Birds often take a back seat to mammals when it comes to popularity but there is one private conservancy that provides visitors with a front row seat to discover, learn and experience birding in an unforgettable way OL Pejeta Conservancy conserves 90,000 acres of savanna and rangeland. Situated between the critically important Aberdare Range and Mount Kenya, the key habitats are found include open Themeda grasslands and Acacia dreponolobium all of which provide habitats for a wide range of birds, including resident species and an ever increasing number of migrants, nomads visitors from: southern Africa, Palaearctic, Malagasy, Oriental, Nearctic, Afrotropical regions as well as housing several endemic and rare birds of the magnificent Laikipia ecosystem
The variety of birdlife is enhanced by its visibility. Vibrant Sunbirds flit from tree-to-tree, Weavers build their incredible variety of nests in the open, the Starlings shine, resplendent Widowbirds dance in the air, and bright Turacos are strangely camouflaged in the trees. Kingfishers, Rollers, Bee-eaters, Hornbills, Barbets and Woodpeckers are present in many varieties, and for a greater challenge, the Cisticolas and Greenbuls provide just that. Overhead, the sky is alive with a variety of Swifts and Swallows, and raptors are plentiful. Ground birds include several Bustards, Larks, Pipits and Gamebirds, and the world’s largest bird, the Ostrich.
Best time for bird watching
More than 350 recorded species makes the OL Pejeta Conservancy a spectacular birding destination this includes many north Kenya specials. There has been little birding research in the area, so it’s possible there are even more species present. OL Pejeta focus on wildlife watching, so is you don’t have a private vehicle you can book one of their cool open top land cruisers for a birding experience like no other.
The Laikipia Plateau offers good bird watching throughout the year, but the best time to come is from November to April when the migrants from Europe and North Africa are present. This partly coincides with the Wet season, when many species can be seen in breeding plumage as they are nesting.. The best time for general avifauna viewing is from July to September and January to March, the conservancy has strategic hides, designated birding trails along the river beds and on-site professional bird guides so gear up get your binoculars, spotting scopes and guidebooks for your magical encounter.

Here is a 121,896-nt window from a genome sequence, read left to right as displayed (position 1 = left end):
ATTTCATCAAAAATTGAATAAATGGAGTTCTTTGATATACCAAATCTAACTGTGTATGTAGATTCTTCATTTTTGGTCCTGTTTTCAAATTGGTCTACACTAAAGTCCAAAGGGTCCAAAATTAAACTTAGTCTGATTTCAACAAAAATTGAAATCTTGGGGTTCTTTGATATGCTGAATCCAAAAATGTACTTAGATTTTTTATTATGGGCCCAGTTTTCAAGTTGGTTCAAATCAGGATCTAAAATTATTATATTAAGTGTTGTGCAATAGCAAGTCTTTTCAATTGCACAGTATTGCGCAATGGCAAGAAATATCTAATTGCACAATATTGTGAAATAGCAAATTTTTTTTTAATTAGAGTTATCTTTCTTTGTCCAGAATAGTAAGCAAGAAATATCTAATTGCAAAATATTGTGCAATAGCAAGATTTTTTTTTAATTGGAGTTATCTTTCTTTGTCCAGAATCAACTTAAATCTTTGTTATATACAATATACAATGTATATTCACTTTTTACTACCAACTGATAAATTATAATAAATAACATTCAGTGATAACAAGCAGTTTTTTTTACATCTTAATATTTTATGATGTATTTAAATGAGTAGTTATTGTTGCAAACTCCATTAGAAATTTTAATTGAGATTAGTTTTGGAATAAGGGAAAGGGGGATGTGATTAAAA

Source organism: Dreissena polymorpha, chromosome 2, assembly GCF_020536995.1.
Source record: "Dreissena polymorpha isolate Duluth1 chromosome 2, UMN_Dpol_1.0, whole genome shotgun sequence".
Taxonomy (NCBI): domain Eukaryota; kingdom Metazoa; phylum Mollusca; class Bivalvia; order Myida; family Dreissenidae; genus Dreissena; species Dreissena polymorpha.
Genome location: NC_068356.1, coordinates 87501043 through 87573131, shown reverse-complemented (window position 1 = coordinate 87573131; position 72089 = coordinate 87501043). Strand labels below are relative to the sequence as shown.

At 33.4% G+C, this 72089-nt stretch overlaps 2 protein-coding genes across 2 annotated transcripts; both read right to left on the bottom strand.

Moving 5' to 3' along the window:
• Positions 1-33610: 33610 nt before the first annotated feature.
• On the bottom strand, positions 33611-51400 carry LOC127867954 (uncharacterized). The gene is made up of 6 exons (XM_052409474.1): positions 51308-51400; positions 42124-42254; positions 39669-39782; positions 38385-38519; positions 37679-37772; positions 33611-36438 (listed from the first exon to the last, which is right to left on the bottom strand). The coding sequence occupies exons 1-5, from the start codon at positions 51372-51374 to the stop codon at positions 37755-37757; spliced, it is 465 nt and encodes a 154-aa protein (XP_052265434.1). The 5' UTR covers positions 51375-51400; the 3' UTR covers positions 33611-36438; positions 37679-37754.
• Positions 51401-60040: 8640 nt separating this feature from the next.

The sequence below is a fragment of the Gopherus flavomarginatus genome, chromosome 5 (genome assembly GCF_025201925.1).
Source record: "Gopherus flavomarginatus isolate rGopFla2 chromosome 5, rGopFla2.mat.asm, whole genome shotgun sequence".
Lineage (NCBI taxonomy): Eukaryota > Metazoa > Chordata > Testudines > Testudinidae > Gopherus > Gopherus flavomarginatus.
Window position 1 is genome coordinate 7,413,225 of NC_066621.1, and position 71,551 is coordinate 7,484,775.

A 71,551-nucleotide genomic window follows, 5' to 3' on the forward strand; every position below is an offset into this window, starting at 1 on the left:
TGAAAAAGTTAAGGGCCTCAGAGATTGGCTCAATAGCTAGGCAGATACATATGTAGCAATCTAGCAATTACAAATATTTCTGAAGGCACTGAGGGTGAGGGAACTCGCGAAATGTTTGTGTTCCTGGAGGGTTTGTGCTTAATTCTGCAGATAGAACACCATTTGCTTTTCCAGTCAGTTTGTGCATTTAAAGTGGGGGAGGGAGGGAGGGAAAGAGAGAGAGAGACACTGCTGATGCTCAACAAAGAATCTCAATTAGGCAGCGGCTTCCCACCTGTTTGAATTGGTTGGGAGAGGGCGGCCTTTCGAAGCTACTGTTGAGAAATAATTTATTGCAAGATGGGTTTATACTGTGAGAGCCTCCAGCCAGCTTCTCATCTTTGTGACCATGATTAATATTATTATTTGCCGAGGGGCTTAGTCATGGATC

Whether you are an independent birdwatcher, with a group, a bird lover or you only see and hear these creatures around your home, your trip to OL Pejeta and you will definitely fall in love with them. Wake up to the melodious tunes of birds on the trees around your tent if you are staying in the camps. They ensure you understand that you are in Africa, in the wild, and it is important that you get ready in time for the day’s host of adventures.
These creatures also end your day with their tunes as you watch the sun diving into the horizon from the private veranda of your tented camp,email@example.com you may also submit your records to the OL Pejeta Ecological Monitoring Team including photos of birds with rings on their legs to improve the overall monitoring of the environment make a date with OL Pejeta Conservancy at at either www.worldbirds.org/v3/kenya.php or at www.ebird.org/content/ebird as you enjoy up-close encounters with Lions, Rhinos, Elephants, Chimpanzees and other wildlife spectacles that OL Pejeta offers
“For most of history, man has had to fight nature to survive. In this century he has to realize that in order to survive he has to protect it.” Jacques-Yves Cousteau Here we celebrate the unsung wildlife heroes in the grassroots doing remarkable work to conserve our wildlife heritage, Get to learn about wildlife from a ranger/ ecologist in Kenya a freelance eco-traveler, experience the diverse cultures and African heritage from the natives and take an adventure to new destinations to learn about rare attractions that are hardly talked about and to top it all up some of the best wildlife photographs that will make you reconnect to your wild side appreciate everything around us and fall in love with the natural world, because “It is not enough to love the natural world; the point is to defend and preserve it.” Edward Abbey
Our wildlife, our responsibility. When it comes to standing up for our wildlife it’s better to be outspoken than unspoken.